The following template can be used when building your product requirements. It will help you to develop an outline of what should be built by your engineers.
Ensure that you read the article, Creating product requirements, before using this template to understand the background of each section.
Sample product requirements template
|1. User persona1||Sally|
|2. Problem you are trying to solve2||When Sally makes bagels for breakfast, she has a difficult time cutting the slices evenly to fit into her toaster. This results in uneven toasting, and occasionally cut fingers when the knife slips during slicing.|
|3. Specific requirements3||Sally should be able to cut and toast her bagels without injury.Sally should be able to have evenly toasted bagels.|
|4. Technical requirements4||The product must be able to work with a standard North American power supply.|
|5. User stories5||Sally’s bagel is cut in half.Sally selects how dark she’d like to toast her bagel.Sally is notified that her bagel toasting is complete.|
|6. Dependencies6||An even toasting mechanism is required.|
1User persona: Refer to the user persona for whom you are building the solution.
2Problem you are trying to solve: Outline a scenario of the problem that the user is experiencing or the pain you are trying to solve. Do not try to solve the problem in this section.
3Specific requirements: These requirements will outline what the solution should achieve for the user.
This example clearly describes the “what, not how” guideline (for more information, read the article, Creating product requirements). It enables you to solve this solution in several ways (for example, purchase a bagel slicer, use a wide-slotted toaster, create pre-sliced bagels). By describing the problem as a problem, and not including a solution, you encourage the engineers to think creatively.
4Technical requirements: Technical requirements might be required as part of your overall requirements even though they may set certain design constraints for the engineering team (for example, browser support, power wattage). Try to keep these to a minimum.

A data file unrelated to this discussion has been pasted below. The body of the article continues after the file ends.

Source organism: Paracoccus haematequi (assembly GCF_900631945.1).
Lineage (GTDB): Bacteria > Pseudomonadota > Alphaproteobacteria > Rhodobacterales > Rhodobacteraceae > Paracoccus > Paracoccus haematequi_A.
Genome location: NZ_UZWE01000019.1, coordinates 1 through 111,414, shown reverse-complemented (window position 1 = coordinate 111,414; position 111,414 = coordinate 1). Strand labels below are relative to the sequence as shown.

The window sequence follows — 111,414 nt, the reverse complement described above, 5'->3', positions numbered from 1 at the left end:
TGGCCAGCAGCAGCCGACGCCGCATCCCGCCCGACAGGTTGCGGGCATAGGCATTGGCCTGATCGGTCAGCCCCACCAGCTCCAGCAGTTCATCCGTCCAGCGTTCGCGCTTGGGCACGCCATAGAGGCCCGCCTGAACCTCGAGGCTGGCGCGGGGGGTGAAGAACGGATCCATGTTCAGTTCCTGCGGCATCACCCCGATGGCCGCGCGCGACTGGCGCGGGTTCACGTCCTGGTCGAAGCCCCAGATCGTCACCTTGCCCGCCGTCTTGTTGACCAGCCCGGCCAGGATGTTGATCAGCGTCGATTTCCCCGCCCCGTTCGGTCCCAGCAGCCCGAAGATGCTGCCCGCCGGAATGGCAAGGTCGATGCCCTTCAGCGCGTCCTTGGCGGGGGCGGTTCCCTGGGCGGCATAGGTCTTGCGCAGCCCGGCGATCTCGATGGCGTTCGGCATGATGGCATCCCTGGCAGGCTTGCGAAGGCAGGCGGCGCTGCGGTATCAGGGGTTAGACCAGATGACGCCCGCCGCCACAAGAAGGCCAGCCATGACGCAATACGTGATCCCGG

5User stories: User stories should be put in the context of what the user should be able to do, not how the user can do it (for more information, read the article, Creating product requirements).
6Dependencies: Before they can start, many requirements may require or depend on the prior completion of another requirement. Outlining your dependencies is also key for the process of prioritizing your requirements.
Guidelines for good requirements
Good requirements should possess the following attributes:
- Attainable—they are realistic and practicable
- Complete—they do not require further explanation
- Concise—they must be easy to read, follow and understand
- Consistent—they do not contradict other requirements
- Design-free—they state what must be solved, and not how to solve the problem
- Necessary—without such requirements, the problem cannot be solved
- Unambiguous—they can only be interpreted in one way
Do not use the following words in your requirements, as they are difficult to interpret and their meanings will vary from person to person:
For more information on product requirements, refer to the other five articles in this series:
- Creating product requirements
- Validating product requirements
- Prioritizing product requirements
- Understanding the cost of product requirements
- Determining the product release
Date, C. J. (2000). What Not How: The Business Rules Approach to Application Development. Upper Saddle River, New Jersey: Addison-Wesley Professional.
Wiegers, K. (2003). Software Requirements (2nd ed.). Microsoft Press.
Wiegers, K. E. (2000). Karl Wiegers Describes 10 Requirements Traps to Avoid. Retrieved July 19, 2010, from http://www.processimpact.com/articles/reqtraps.html